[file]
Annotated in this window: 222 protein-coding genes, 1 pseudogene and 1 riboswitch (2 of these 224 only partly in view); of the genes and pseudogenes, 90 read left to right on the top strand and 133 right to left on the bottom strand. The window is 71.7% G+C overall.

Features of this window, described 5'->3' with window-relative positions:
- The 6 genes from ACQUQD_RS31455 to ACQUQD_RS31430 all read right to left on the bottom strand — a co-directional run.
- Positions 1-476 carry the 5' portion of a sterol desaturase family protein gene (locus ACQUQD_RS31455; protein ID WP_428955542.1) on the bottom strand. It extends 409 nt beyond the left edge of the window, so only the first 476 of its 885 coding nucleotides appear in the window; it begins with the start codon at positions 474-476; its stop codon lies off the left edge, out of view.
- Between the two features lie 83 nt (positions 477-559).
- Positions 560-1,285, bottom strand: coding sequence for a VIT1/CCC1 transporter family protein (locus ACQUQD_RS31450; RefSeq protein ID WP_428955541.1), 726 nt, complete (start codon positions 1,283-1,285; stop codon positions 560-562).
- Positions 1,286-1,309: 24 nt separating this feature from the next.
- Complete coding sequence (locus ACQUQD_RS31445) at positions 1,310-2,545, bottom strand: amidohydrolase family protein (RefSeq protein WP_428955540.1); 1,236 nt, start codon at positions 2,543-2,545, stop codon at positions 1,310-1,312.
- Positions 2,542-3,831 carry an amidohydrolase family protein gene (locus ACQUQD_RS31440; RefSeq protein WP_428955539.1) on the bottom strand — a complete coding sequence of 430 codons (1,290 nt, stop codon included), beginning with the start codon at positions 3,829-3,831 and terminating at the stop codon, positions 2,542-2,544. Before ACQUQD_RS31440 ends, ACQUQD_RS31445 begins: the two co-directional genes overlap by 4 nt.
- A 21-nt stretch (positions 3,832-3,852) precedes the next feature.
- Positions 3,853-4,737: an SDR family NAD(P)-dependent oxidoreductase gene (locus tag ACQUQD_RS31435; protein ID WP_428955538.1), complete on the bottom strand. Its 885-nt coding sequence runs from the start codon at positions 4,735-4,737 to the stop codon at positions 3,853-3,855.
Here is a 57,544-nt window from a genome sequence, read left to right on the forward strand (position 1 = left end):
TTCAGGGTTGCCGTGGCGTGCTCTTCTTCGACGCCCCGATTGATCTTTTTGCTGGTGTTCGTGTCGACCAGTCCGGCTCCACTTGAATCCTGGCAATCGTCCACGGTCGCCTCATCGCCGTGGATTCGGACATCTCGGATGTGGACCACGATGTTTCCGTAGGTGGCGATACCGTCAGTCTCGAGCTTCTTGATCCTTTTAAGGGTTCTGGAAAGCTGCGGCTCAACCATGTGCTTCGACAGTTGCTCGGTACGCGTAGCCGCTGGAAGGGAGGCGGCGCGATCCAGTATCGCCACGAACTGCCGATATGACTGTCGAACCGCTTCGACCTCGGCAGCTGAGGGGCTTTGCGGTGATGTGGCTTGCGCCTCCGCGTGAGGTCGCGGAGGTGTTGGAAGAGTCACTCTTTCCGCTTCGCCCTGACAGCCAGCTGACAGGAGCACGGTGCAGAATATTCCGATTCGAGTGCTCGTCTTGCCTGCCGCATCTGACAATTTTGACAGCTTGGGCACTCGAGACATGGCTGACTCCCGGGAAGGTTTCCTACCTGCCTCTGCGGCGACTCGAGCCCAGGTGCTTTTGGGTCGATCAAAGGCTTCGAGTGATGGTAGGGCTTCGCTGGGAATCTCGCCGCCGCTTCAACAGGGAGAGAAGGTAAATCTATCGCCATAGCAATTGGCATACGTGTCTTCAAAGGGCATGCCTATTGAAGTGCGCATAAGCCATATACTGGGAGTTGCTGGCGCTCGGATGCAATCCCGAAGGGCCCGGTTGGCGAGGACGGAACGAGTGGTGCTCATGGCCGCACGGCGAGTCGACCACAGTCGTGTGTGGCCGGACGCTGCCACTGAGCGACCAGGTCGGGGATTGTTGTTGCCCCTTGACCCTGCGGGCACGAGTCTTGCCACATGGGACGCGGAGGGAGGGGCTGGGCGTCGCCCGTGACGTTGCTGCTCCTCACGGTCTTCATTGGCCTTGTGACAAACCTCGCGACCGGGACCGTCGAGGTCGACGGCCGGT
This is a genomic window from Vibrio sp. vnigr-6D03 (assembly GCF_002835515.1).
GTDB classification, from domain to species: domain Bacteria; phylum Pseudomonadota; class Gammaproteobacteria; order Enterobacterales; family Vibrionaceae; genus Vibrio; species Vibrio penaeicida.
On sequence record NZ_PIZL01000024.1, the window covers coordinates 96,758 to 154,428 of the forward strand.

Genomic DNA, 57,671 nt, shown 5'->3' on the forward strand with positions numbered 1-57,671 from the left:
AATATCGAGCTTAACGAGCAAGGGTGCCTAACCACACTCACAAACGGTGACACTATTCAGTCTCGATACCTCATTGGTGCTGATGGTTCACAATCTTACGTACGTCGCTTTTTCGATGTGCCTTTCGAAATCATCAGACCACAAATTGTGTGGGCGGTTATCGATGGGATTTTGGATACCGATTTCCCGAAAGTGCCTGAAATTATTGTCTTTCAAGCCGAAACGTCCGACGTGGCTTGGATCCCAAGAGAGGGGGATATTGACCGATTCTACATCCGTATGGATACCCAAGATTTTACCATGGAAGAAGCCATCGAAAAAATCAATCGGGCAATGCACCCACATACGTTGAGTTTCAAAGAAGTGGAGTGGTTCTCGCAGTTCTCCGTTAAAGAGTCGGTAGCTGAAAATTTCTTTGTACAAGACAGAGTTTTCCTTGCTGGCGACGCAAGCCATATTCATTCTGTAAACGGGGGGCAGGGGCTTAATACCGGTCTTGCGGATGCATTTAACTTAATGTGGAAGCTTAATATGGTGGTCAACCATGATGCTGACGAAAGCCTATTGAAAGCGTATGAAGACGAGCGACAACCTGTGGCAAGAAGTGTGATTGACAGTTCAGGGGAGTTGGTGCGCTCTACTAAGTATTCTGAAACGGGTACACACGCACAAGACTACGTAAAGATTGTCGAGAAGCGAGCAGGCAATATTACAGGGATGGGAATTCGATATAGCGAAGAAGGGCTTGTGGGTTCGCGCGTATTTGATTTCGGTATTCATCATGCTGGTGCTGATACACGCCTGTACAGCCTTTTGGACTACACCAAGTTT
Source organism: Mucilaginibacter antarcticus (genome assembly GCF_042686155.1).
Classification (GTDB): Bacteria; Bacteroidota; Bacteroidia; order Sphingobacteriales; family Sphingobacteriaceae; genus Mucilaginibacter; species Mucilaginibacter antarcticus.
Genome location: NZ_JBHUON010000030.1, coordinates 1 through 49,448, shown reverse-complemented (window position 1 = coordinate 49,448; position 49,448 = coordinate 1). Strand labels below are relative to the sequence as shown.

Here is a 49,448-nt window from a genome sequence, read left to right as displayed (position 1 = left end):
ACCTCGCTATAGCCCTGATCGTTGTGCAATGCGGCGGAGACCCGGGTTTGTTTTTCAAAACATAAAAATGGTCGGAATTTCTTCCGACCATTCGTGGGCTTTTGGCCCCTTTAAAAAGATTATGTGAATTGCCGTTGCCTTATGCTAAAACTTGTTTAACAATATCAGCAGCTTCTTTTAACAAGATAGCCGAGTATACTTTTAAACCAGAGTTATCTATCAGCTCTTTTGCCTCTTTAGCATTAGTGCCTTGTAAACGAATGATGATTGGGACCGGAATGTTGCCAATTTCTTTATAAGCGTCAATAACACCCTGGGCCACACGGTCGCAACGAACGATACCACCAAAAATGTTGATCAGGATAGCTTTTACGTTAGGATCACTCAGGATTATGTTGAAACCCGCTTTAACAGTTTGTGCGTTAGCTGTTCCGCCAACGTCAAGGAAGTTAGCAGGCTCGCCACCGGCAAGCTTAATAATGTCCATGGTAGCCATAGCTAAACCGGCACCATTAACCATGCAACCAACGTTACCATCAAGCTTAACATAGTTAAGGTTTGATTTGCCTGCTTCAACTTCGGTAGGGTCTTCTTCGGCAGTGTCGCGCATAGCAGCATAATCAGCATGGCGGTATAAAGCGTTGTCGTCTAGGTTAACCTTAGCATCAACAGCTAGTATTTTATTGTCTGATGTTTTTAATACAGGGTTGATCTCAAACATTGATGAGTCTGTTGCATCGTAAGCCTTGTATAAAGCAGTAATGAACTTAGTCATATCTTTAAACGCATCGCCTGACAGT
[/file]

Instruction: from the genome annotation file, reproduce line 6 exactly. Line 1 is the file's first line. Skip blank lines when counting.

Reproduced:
- Positions 560-1,285, bottom strand: coding sequence for a VIT1/CCC1 transporter family protein (locus ACQUQD_RS31450; RefSeq protein ID WP_428955541.1), 726 nt, complete (start codon positions 1,283-1,285; stop codon positions 560-562).